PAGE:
I usually don’t tell people that I have fibromyalgia because this admission is usually accompanied by rolling eyes. Fibromyalgia is a unique disease in which many people, including doctors, think we are making it up. In your mind, fibromyalgia does not exist. It’s all in our heads. We need advice, or we seek medicine.
People with fibromyalgia are often treated like depressed vagus seeking opiates. A conversation with a new doctor might look like this:
Doctor: “What brings you to the office today?”
Patient: “I hope you can treat my fibromyalgia.”
Doctor: “Fibromyalgia, hmm.” (Rolls his eyes).
Many doctors don’t like to deal with fibro because there is no cure or real treatment. It is difficult for them to know if their back pain is a test being tested for or if it is simply “fibromyalgia”. Are you having a heart attack or is it “just fibromyalgia?” Are your joints painful because you have a disease or is it just fibromyalgia? New symptoms are often dismissed and left untreated because it is just fibromyalgia.
Patients with fibro have many of the same symptoms as other diseases. Our sensory nervous system has gone crazy. We experience extreme and debilitating pain and fatigue all the time, every day. Everything hurts from the top of our scalp to the bottom of our feet. Just wearing clothes can cause unbearable pain. Some people don’t believe this is possible, so they knock us down. When bright lights, loud noises, or crowds irritate our nervous system so much that we have to go home or refuse an invitation to leave, we get that blank eye. We may want to go out, but after showering and getting dressed, there is sometimes no energy left to leave the house.
Cognitive function and memory are affected. We can’t find the right words for things. Recently I told my husband that the dog should be grilled and not frozen! I meant arranged. Trying to keep an intelligent conversation going can be a difficult task. The words you tell us can also be mixed up. Your words may sound like abstract chatter that doesn’t make sense. If we don’t respond immediately, we’re not ignoring you, we’re trying to find out what you’re saying! We may ask the same question over and over again because we cannot remember the answer. We can stop talking altogether until our scrambled brain reboots.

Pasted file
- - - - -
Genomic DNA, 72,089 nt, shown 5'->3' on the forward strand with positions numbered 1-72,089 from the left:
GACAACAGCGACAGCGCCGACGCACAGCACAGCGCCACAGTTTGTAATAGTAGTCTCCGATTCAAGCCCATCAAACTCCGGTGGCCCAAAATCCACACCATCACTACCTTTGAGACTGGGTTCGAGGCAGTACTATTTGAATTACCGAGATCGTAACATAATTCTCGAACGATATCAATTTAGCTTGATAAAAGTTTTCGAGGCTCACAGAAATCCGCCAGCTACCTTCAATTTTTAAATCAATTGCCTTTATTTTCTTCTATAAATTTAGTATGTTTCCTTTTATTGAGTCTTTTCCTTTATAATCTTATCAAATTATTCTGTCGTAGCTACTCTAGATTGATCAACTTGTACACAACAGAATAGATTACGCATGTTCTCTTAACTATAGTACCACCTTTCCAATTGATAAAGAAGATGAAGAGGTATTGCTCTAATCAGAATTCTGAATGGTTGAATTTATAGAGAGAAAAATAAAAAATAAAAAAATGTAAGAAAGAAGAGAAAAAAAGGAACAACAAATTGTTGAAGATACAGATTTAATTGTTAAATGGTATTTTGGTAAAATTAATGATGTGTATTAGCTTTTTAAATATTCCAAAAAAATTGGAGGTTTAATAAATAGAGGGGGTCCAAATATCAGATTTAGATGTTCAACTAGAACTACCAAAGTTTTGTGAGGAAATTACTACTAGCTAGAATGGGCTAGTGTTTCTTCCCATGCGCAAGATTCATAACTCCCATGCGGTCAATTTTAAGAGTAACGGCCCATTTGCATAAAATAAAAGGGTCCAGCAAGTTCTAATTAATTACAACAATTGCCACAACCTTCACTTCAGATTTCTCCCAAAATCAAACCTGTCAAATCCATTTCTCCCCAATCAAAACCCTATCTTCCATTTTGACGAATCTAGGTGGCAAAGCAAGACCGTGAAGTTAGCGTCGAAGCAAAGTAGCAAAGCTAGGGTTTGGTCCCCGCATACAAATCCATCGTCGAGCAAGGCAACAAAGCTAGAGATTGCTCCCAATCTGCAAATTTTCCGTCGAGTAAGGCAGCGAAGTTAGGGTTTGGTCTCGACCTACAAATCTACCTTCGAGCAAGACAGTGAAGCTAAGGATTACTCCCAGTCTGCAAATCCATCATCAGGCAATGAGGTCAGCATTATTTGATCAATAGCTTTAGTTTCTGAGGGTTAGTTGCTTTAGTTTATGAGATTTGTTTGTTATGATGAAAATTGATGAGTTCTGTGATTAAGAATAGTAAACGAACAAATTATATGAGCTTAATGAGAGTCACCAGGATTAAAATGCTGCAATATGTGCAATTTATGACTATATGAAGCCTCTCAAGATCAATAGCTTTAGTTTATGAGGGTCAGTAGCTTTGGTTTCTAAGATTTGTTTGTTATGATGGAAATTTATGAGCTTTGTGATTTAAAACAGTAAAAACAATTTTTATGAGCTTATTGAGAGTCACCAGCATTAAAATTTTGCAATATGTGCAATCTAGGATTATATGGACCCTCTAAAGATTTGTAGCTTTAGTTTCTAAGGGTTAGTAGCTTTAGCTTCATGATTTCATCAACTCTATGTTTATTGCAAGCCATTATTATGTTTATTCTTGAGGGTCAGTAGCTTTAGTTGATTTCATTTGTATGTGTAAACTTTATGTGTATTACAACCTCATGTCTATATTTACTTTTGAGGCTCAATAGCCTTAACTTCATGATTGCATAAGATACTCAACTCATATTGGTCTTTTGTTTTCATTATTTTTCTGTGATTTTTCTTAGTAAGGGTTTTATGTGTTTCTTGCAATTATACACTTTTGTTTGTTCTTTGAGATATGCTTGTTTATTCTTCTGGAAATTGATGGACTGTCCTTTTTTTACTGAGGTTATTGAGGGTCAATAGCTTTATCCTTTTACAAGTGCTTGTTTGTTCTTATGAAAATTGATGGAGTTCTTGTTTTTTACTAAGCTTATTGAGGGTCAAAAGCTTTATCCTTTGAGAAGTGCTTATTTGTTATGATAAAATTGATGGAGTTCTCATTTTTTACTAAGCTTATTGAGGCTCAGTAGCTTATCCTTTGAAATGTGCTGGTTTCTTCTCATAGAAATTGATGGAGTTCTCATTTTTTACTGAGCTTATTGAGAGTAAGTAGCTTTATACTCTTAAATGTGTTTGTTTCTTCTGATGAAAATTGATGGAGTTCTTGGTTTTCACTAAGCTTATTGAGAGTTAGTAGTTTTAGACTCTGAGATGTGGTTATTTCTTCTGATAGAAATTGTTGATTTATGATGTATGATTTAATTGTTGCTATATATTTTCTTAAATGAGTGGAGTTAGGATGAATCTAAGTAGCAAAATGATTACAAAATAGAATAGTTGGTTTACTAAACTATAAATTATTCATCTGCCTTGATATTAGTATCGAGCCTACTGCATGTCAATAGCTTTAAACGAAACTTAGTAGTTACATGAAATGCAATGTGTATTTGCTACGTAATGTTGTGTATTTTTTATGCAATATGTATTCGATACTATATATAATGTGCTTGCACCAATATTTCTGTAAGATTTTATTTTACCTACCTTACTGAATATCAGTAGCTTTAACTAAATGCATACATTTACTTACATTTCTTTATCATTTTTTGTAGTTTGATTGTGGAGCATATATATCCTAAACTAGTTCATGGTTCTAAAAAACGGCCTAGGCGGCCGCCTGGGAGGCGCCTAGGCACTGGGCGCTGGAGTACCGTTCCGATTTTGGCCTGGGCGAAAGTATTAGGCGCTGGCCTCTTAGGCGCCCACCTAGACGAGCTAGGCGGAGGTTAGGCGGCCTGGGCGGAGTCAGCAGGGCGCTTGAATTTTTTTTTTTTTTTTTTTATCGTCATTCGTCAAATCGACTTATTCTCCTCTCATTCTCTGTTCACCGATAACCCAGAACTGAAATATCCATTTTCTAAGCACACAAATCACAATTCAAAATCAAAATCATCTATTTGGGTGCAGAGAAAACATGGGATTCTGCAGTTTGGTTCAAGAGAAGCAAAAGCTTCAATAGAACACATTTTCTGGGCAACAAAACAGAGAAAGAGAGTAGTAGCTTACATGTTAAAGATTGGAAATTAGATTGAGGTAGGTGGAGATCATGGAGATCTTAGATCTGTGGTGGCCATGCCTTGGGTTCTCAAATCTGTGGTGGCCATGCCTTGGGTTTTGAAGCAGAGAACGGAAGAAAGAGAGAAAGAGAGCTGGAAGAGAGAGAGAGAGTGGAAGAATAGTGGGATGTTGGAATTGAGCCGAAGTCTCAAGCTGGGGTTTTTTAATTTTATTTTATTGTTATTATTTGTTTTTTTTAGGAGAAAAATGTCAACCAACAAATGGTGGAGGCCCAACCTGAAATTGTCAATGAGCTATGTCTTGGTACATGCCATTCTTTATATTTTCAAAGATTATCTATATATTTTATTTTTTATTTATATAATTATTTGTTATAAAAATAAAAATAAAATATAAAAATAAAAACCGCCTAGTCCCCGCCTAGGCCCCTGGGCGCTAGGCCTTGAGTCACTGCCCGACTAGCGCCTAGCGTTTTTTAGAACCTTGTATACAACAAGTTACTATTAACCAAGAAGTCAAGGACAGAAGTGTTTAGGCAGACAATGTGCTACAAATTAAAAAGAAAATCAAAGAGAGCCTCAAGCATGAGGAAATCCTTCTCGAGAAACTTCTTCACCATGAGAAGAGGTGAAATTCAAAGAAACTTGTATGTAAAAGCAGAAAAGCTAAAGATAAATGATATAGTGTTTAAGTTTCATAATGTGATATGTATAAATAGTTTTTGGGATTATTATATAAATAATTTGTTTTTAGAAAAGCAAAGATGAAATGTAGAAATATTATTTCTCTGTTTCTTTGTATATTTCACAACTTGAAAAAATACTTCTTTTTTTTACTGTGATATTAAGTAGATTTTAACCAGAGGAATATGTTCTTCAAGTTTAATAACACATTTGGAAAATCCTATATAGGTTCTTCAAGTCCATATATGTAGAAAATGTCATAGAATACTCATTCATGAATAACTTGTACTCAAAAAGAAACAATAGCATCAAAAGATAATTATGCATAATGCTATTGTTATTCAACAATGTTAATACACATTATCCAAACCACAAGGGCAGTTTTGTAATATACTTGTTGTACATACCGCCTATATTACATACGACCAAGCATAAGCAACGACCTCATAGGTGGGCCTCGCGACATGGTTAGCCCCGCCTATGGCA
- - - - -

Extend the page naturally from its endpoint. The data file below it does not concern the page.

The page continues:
Our digestive systems are often out of control. Frequent and unexpected diarrhea is a problem, as well as horrible constipation that lasts for weeks. People living with fibromyalgia always need to know where the nearest bathroom is, because we never know when that dam will be broken.
The anxiety and depression of a fibro-warrior can be extremely difficult. Along with the vast number of other symptoms we live with, we also face the social stigma of mental illness: the eyes turn again. Mental illness is a physical illness.
Living with these symptoms for decades leaves us physically and emotionally drained. We often have to give up our careers, our social lives, and our time with our families. We wonder how to bear the pain and fatigue one more day, how we will take care of our children, how we will have enough money to survive when we cannot work. Friends and spouses sometimes leave because they can’t handle our illness. Often we can’t leave the house for days or weeks at a time. We are bored and alone.
Fibromyalgia is an invisible autoimmune disease that also makes us vulnerable to other autoimmune diseases. We experience extreme pain and fatigue like many other “respected” illnesses. People with fibromyalgia deserve the same respect as “real” illnesses. We are not lazy. We don’t invent it to get out of work. We are not looking for drugs. We are not crazy”. We don’t deserve to be stigmatized by society because they can’t understand what it means to live with fibromyalgia. Please don’t roll your eyes.